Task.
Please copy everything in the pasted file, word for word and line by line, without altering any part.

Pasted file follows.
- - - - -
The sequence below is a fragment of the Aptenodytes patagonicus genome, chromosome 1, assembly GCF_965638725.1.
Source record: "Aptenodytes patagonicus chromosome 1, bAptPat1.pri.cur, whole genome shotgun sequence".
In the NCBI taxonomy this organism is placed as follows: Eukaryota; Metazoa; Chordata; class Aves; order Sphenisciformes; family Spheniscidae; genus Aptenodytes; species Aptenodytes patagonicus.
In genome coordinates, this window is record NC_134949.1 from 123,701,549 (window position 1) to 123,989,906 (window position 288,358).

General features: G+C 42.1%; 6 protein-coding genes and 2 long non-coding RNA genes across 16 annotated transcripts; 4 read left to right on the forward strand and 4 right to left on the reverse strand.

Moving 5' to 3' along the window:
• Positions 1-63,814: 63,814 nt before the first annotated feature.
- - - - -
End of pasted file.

The sequence below is a fragment of the Aptenodytes patagonicus genome, chromosome 1, assembly GCF_965638725.1.
Source record: "Aptenodytes patagonicus chromosome 1, bAptPat1.pri.cur, whole genome shotgun sequence".
In the NCBI taxonomy this organism is placed as follows: Eukaryota; Metazoa; Chordata; class Aves; order Sphenisciformes; family Spheniscidae; genus Aptenodytes; species Aptenodytes patagonicus.
In genome coordinates, this window is record NC_134949.1 from 123,701,549 (window position 1) to 123,989,906 (window position 288,358).

General features: G+C 42.1%; 6 protein-coding genes and 2 long non-coding RNA genes across 16 annotated transcripts; 4 read left to right on the forward strand and 4 right to left on the reverse strand.

Moving 5' to 3' along the window:
• Positions 1-63,814: 63,814 nt before the first annotated feature.